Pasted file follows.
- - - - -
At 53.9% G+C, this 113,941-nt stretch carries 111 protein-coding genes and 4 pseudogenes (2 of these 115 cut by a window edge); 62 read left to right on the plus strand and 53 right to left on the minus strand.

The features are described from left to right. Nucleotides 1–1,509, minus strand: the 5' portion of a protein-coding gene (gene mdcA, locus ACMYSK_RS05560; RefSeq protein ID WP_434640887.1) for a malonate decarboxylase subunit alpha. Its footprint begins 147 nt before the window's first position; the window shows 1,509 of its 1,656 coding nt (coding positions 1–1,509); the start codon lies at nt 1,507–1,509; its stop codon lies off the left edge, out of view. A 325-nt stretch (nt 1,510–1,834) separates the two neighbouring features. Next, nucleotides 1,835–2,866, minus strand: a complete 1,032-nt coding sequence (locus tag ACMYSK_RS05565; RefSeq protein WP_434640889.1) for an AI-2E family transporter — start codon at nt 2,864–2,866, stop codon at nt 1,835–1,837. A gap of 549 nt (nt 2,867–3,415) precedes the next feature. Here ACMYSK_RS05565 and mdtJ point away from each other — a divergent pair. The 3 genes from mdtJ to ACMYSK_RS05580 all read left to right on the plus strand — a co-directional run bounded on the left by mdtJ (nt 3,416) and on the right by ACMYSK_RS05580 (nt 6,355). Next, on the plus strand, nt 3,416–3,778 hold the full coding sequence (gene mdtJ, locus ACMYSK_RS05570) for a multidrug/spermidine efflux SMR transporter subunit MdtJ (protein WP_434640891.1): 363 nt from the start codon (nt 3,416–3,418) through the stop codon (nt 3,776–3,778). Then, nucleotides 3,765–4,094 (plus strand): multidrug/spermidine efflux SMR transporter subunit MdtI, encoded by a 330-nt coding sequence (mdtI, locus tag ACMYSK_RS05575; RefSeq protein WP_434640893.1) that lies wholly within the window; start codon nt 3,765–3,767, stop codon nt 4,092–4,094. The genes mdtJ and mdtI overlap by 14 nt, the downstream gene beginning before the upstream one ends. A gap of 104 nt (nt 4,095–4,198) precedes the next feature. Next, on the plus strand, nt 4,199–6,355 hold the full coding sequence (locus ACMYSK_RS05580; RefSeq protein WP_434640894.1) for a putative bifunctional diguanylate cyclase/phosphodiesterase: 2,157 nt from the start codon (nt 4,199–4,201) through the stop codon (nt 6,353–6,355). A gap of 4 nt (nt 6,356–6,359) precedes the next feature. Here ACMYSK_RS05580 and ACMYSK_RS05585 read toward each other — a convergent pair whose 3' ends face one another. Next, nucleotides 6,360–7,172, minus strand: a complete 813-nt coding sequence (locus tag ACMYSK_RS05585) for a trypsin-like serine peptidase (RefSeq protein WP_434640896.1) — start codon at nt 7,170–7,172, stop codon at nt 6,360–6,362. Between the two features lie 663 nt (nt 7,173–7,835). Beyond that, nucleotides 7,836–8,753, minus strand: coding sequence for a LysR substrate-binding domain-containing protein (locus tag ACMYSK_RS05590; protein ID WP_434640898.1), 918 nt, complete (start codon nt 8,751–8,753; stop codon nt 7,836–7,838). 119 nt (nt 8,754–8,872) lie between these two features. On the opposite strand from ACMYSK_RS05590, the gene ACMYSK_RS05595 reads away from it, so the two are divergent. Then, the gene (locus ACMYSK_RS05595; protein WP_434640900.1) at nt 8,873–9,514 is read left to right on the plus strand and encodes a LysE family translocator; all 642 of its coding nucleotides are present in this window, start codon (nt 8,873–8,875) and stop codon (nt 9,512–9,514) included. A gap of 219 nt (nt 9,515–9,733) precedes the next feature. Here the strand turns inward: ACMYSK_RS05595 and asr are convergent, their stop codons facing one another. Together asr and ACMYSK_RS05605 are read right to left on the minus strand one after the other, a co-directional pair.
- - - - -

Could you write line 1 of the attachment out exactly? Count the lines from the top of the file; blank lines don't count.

At 53.9% G+C, this 113,941-nt stretch carries 111 protein-coding genes and 4 pseudogenes (2 of these 115 cut by a window edge); 62 read left to right on the plus strand and 53 right to left on the minus strand.